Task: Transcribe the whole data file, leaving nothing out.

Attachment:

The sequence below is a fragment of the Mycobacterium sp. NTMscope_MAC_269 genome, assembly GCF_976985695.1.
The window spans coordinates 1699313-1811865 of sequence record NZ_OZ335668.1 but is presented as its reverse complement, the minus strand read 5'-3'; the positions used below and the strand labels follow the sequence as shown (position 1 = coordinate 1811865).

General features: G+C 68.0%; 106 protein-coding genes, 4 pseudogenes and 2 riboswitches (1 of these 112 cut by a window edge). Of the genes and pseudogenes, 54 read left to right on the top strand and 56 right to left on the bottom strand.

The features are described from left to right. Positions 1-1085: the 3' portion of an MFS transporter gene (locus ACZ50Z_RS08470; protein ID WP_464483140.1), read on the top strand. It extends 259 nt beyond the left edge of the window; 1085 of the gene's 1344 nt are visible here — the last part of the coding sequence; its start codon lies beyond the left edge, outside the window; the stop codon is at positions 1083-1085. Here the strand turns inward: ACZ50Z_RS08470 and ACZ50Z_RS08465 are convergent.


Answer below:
The sequence below is a fragment of the Mycobacterium sp. NTMscope_MAC_269 genome, assembly GCF_976985695.1.
The window spans coordinates 1699313-1811865 of sequence record NZ_OZ335668.1 but is presented as its reverse complement, the minus strand read 5'-3'; the positions used below and the strand labels follow the sequence as shown (position 1 = coordinate 1811865).

General features: G+C 68.0%; 106 protein-coding genes, 4 pseudogenes and 2 riboswitches (1 of these 112 cut by a window edge). Of the genes and pseudogenes, 54 read left to right on the top strand and 56 right to left on the bottom strand.

The features are described from left to right. Positions 1-1085: the 3' portion of an MFS transporter gene (locus ACZ50Z_RS08470; protein ID WP_464483140.1), read on the top strand. It extends 259 nt beyond the left edge of the window; 1085 of the gene's 1344 nt are visible here — the last part of the coding sequence; its start codon lies beyond the left edge, outside the window; the stop codon is at positions 1083-1085. Here the strand turns inward: ACZ50Z_RS08470 and ACZ50Z_RS08465 are convergent.